So it is false to assert that putting boots on the ground is less likely to result in civilian deaths or less likely to create enemies in the Muslim world.  The results would be more U.S. deaths, more Black Hawks down, more confrontations with local populations, and an inevitable mission creep in support of such raids that could easily escalate into new wars.

Yes, the conflict with al Qaeda, like all armed conflict, invites tragedy.  But by narrowly targeting our action against those who want to kill us and not the people they hide among, we are choosing the course of action least likely to result in the loss of innocent life.

Our efforts must be measured against the history of putting American troops in distant lands among hostile populations.  In Vietnam, hundreds of thousands of civilians died in a war where the boundaries of battle were blurred.  In Iraq and Afghanistan, despite the extraordinary courage and discipline of our troops, thousands of civilians have been killed.  So neither conventional military action nor waiting for attacks to occur offers moral safe harbor, and neither does a sole reliance on law enforcement in territories that have no functioning police or security services — and indeed, have no functioning law.

….

I believe, however, that the use of force must be seen as part of a larger discussion we need to have about a comprehensive counterterrorism strategy — because for all the focus on the use of force, force alone cannot make us safe.  We cannot use force everywhere that a radical ideology takes root; and in the absence of a strategy that reduces the wellspring of extremism, a perpetual war — through drones or Special Forces or troop deployments — will prove self-defeating, and alter our country in troubling ways.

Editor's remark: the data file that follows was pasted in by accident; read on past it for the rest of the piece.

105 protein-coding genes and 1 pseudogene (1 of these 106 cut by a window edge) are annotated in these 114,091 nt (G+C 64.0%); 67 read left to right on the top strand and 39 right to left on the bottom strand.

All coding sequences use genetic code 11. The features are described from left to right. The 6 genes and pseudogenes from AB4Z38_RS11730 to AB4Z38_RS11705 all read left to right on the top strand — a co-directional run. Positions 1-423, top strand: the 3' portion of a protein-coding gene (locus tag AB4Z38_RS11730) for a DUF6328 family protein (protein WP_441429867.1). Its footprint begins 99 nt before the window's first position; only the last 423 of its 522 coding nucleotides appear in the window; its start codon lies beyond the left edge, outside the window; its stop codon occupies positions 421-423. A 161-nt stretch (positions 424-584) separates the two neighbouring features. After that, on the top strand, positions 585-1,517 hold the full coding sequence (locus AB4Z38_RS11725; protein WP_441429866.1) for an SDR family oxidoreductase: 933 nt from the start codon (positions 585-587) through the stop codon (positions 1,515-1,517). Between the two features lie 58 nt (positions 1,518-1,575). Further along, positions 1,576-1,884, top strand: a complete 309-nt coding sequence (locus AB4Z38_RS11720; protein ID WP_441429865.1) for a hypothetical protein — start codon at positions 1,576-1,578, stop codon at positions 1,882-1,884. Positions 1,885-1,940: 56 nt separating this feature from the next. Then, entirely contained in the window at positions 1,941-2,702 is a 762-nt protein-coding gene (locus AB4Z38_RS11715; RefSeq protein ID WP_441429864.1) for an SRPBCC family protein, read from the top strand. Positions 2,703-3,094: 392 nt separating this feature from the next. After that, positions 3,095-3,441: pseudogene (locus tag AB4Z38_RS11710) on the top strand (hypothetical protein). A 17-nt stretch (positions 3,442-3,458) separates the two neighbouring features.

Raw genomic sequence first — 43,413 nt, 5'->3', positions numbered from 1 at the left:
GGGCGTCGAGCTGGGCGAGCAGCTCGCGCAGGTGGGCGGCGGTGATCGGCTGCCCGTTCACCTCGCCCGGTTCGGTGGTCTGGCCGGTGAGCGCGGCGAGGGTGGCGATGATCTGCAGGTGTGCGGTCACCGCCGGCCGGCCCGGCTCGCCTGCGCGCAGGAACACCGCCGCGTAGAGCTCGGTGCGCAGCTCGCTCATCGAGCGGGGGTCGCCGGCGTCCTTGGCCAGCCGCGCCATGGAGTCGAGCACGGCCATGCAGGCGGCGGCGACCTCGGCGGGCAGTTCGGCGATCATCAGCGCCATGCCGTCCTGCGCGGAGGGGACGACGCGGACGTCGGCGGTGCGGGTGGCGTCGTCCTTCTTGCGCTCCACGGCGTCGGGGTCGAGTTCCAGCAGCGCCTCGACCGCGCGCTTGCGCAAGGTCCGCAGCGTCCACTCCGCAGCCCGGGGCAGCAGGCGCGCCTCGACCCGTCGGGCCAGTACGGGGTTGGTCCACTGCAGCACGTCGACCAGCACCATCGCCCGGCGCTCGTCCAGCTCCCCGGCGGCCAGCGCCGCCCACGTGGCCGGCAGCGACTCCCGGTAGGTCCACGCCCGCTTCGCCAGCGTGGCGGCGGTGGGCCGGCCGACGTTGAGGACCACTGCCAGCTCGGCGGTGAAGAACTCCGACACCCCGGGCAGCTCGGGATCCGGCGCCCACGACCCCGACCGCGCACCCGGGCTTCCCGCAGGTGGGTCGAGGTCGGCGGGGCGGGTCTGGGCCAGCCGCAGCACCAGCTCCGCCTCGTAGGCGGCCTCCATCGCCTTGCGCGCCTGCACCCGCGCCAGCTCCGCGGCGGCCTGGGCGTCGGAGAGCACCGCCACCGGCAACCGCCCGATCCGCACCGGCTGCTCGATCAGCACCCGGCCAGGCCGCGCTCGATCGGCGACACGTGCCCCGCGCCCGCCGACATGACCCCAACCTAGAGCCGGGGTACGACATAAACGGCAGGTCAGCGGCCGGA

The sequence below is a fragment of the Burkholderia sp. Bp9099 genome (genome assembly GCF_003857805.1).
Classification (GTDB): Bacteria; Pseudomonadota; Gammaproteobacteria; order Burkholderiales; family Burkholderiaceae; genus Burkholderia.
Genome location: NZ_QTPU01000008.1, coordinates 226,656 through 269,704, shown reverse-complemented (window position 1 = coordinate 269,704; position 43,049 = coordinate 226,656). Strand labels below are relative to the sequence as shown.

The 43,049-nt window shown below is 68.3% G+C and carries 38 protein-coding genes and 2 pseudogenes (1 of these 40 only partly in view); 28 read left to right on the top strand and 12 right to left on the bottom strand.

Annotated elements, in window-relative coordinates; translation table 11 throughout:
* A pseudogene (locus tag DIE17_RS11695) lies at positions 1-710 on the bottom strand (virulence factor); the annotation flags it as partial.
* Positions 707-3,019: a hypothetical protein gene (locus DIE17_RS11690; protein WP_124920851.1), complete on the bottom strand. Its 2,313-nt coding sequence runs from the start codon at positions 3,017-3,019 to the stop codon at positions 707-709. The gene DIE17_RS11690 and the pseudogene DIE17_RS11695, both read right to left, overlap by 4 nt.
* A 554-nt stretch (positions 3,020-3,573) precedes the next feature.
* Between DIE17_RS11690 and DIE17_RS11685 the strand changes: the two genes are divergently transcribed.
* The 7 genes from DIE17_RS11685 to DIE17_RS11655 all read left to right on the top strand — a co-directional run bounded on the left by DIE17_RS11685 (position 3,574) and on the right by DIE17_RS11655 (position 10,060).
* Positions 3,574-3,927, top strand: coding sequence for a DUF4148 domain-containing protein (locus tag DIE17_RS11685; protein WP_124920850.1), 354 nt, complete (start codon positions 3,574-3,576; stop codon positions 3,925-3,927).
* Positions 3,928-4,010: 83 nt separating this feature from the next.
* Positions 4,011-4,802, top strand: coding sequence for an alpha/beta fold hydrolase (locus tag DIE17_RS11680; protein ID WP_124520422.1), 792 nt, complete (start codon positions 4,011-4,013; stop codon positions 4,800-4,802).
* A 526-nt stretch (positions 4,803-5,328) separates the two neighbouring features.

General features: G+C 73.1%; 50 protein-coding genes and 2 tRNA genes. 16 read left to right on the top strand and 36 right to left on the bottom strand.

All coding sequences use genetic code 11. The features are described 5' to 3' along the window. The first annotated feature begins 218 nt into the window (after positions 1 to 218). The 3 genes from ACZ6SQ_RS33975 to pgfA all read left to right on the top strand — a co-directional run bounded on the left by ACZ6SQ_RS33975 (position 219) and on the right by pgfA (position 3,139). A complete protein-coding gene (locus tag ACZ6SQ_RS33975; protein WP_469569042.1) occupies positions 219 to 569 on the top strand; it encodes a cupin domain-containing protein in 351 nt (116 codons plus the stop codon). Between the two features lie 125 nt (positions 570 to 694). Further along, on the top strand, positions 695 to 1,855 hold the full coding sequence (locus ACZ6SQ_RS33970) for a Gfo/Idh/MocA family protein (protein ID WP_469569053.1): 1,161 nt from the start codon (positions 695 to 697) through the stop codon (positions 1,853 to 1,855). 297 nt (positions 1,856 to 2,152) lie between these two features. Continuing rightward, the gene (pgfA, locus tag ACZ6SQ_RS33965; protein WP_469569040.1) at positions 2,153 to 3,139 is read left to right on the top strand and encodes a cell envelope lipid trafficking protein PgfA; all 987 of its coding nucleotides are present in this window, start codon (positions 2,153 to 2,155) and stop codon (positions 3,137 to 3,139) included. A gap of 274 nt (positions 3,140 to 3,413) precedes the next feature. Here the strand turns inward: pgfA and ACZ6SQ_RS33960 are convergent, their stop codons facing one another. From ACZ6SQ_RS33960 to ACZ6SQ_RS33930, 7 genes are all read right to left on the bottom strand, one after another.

So the next element of our strategy involves addressing the underlying grievances and conflicts that feed extremism — from North Africa to South Asia.  As we’ve learned this past decade, this is a vast and complex undertaking.  We must be humble in our expectation that we can quickly resolve deep-rooted problems like poverty and sectarian hatred.  Moreover, no two countries are alike, and some will undergo chaotic change before things get better.  But our security and our values demand that we make the effort.

….

Our victory against terrorism won’t be measured in a surrender ceremony at a battleship, or a statue being pulled to the ground.  Victory will be measured in parents taking their kids to school; immigrants coming to our shores; fans taking in a ballgame; a veteran starting a business; a bustling city street; a citizen shouting her concerns at a President.

This is not a simple doctrine, but read with care, it is a strong and coherent one. More, it is an actual vision, while most of Obama’s critics, on the right and the left, are wearing 3-D glasses.

AJA

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The Political Animal